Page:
With the Cao Đài, nominally, back on side with the French, the authorities allowed Phạm Công Tắc to return from exile and a peace deal was agreed to in August, with Tắc proclaiming the need for a French presence and the reestablishment of public order. But when fighting broke out between the Viet Minh and the French in December 1946, Tắc remained neutral, until the Viet Minh attacked Tây Ninh and in January 1947, he sought French protection.

cao dai tay ninh

Cao Đài Hộ Pháp (Pope) Phạm Công Tắc with the ‘Papal Guard’ in front of the Holy See at Tây Ninh. Whilst this photograph was published in 1948, I suspect that the occasion was the official inauguration of the Cao Dai army on 7 February 1947. Photo: Jack Birns LIFE Magazine

 

French military aid was conditional upon the Cao Đài pacifying the countryside. With the exception of members loyal to Trinh Minh Thé, a fanatical nationalist (who, later, in 1951 would organise his own guerrilla unit, the Liên Minh, to fight both the French and Viet Minh), the sect’s militia inflicted heavy casualties on the Viet Minh for the next twelve months. This led the French High Command to send Cao Đài troops throughout Cochinchina, a move encouraged by the Cao Đài leadership as it allowed them to spread their influence and gain converts. The population was presented with a simple ultimatum, the protection of the Cao Đài militias would only be given to members of the Cao Đài sect.

1950-view-of-watchtower-behind-bamboo-barricade-in-ty-ninh_12469862555_o

Cao Đài guard post watch tower in Tây Ninh province. Note the bamboo staked fence to provide an additional measure of protection. Photo: Harrison Forman LIFE Magazine 1950

 

In March 1949 Vietnam, under the leadership of Emporer Bảo Đại, was granted self-government within the French Union. On 6 May 1950, the Cao Đài formally pledged allegiance to the government and as a sign of good will allowed a Cao Đài battalion to be integrated into the Vietnamese National Army. But at the same time, they resumed their private territorial war with another sect, the Hòa Hảo, an action that greatly weakened the nationalist movement. The allegiance of all three sects, the Cao Đài, Hòa Hảo and Bình Xuyên, to Bảo Đại and the French was always opportunistic, with self-interest overriding any loyalty that they professed.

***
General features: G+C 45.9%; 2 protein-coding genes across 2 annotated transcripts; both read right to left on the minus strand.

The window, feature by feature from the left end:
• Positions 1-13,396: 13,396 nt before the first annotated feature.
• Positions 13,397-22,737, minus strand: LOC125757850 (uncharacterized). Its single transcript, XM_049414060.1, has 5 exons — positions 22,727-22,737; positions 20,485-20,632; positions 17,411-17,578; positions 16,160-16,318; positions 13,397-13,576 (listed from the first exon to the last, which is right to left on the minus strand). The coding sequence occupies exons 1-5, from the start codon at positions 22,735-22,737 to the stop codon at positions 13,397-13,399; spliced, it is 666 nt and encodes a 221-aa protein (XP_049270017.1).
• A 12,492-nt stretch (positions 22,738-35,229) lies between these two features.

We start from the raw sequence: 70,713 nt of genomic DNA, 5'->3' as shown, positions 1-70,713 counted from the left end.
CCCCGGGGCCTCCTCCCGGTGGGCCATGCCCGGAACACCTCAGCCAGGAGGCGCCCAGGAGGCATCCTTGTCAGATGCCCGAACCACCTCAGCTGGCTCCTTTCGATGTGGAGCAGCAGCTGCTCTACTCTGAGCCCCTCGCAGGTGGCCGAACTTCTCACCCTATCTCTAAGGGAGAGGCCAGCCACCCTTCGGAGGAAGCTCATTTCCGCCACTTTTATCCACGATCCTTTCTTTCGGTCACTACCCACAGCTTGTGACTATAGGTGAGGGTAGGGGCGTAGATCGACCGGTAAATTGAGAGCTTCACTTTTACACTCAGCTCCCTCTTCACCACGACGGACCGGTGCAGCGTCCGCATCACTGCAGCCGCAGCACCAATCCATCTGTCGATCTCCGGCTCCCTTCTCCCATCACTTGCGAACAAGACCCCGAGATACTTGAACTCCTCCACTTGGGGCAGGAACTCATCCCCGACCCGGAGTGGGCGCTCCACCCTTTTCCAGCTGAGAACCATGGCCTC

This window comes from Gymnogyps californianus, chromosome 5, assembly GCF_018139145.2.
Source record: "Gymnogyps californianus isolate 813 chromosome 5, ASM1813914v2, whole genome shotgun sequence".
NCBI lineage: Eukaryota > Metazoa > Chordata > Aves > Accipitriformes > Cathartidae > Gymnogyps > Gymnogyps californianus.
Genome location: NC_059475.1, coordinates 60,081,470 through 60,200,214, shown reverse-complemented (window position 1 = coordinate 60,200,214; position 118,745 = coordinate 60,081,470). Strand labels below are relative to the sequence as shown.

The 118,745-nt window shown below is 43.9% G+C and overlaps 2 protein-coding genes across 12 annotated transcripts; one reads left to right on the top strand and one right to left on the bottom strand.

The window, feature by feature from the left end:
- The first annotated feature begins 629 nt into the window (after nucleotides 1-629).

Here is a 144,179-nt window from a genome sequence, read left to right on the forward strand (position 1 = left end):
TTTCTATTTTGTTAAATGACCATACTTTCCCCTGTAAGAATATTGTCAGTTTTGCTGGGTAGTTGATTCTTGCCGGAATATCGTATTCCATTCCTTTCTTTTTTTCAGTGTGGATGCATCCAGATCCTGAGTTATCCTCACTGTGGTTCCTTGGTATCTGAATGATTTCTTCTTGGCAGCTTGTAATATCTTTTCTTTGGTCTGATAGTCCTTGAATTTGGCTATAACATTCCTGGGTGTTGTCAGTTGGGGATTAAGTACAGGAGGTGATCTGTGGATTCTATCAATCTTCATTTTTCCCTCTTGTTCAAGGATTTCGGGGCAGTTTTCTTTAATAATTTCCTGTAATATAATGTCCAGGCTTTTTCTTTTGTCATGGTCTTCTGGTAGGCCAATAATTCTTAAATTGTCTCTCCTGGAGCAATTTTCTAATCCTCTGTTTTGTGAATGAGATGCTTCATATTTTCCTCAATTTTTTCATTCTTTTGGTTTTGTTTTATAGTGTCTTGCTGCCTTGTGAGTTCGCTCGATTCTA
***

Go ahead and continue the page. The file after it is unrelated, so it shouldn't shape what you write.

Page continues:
However, despite exercising an almost feudal control over most of Cochin China, none of the sects were totally unsupervised. The French Inspectorat General des Forces Suppletives, co-ordinated the military activities of all three sects, garrisoning French liaison officers and training staff with all the sect units, operating in much the same way as American, Kiwi and Australian Army Training Team (AATTV) advisors did in the 1960’s and 70’s.

For the Cao Đài this training included developing their own officer’s school which ran a five-month long course training promising candidates the rudiments of modern warfare. However, the tactical value of the Cao Đài troops was limited as the sect was more concerned with increasing its own power base and considered its troops too valuable to lose in military operations against the Viet Minh. For the French advisor and liaison officers attached to the Cao Đài units, their job was just as hazardous as their successors in the Second Indochina War, particularly with some of the smaller and less well organised groups whose ‘war effort’ was little more than banditry. In many cases the units massacred their French cadres, fought over supplies or with other groups for control of territory.

cao dai badge symbolism

Forces Armees Cao-Daistes (FACD) badge. Local made.

Forces Armees Cao-Daistes (FACD) badge. Locally made.

Forces Armees Cao-Daistes (FACD) Signals unit badge. Local made.

Unconfirmed Forces Armees Cao-Daistes (FACD) unit badge. The text “QUÂN ĐỘI CAO ĐÀI VÔ TUYẾN ĐIỆN CƠ XƯỞNG 3” loosely translates to Cao Dai Army Radio (or Electrical) Workshop 3 and it is believed that this may be a signals unit badge Locally made.

1950-group-portrait-of-cao-dai-army-soldiers-in-ty-ninh_12476225105_o

Group portrait of Cao Đài soldiers at Tây Ninh in 1950. Photo: Harrison Forman

 

These factors may have influenced the French decision to refuse a request to arm and train three full Cao Đài divisions, numbering some 45,000 men, plus grant the Cao Đài three cabinet seats. This prompted Cao Đài general Nguyễn Văn Thành to issue a secret order cease all offensive action other than self-defence against the Viet Minh. Taking advantage of the situation, the Viet Minh attacked Tây Ninh causing Thành to reverse his decision. Eventually the French and Vietnamese Government, in view of the deteriorating situation, also acquiesced to the Cao Đài, arming additional troops and granting cabinet positions to some of the sect’s leaders.

In 1953, Tắc, sensing the changing winds begins to distance the Cao Đài from the French and Premier Nguyễn Văn Tâm’s government. Hedging their bets, they push for both independence and a close association with the France, throwing their support behind Bảo Đại at the Nationalist Congress of October 1953.